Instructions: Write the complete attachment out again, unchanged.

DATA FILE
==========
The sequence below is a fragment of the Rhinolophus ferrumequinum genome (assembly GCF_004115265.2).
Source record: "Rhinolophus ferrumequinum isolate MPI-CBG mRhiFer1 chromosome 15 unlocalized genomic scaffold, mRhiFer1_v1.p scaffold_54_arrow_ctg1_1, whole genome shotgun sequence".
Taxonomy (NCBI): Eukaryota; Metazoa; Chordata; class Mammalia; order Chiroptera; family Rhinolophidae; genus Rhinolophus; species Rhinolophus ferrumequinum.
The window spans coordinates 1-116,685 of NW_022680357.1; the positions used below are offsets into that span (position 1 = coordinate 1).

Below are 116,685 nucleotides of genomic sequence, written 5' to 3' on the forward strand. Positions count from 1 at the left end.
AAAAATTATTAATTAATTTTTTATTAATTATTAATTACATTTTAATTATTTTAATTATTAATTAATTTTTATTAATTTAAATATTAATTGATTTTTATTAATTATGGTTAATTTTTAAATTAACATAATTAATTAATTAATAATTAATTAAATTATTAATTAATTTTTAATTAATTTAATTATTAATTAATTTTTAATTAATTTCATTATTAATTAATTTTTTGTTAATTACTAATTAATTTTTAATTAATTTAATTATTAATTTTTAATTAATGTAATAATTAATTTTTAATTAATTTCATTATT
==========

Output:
The sequence below is a fragment of the Rhinolophus ferrumequinum genome (assembly GCF_004115265.2).
Source record: "Rhinolophus ferrumequinum isolate MPI-CBG mRhiFer1 chromosome 15 unlocalized genomic scaffold, mRhiFer1_v1.p scaffold_54_arrow_ctg1_1, whole genome shotgun sequence".
Taxonomy (NCBI): Eukaryota; Metazoa; Chordata; class Mammalia; order Chiroptera; family Rhinolophidae; genus Rhinolophus; species Rhinolophus ferrumequinum.
The window spans coordinates 1-116,685 of NW_022680357.1; the positions used below are offsets into that span (position 1 = coordinate 1).

Below are 116,685 nucleotides of genomic sequence, written 5' to 3' on the forward strand. Positions count from 1 at the left end.
AAAAATTATTAATTAATTTTTTATTAATTATTAATTACATTTTAATTATTTTAATTATTAATTAATTTTTATTAATTTAAATATTAATTGATTTTTATTAATTATGGTTAATTTTTAAATTAACATAATTAATTAATTAATAATTAATTAAATTATTAATTAATTTTTAATTAATTTAATTATTAATTAATTTTTAATTAATTTCATTATTAATTAATTTTTTGTTAATTACTAATTAATTTTTAATTAATTTAATTATTAATTTTTAATTAATGTAATAATTAATTTTTAATTAATTTCATTATT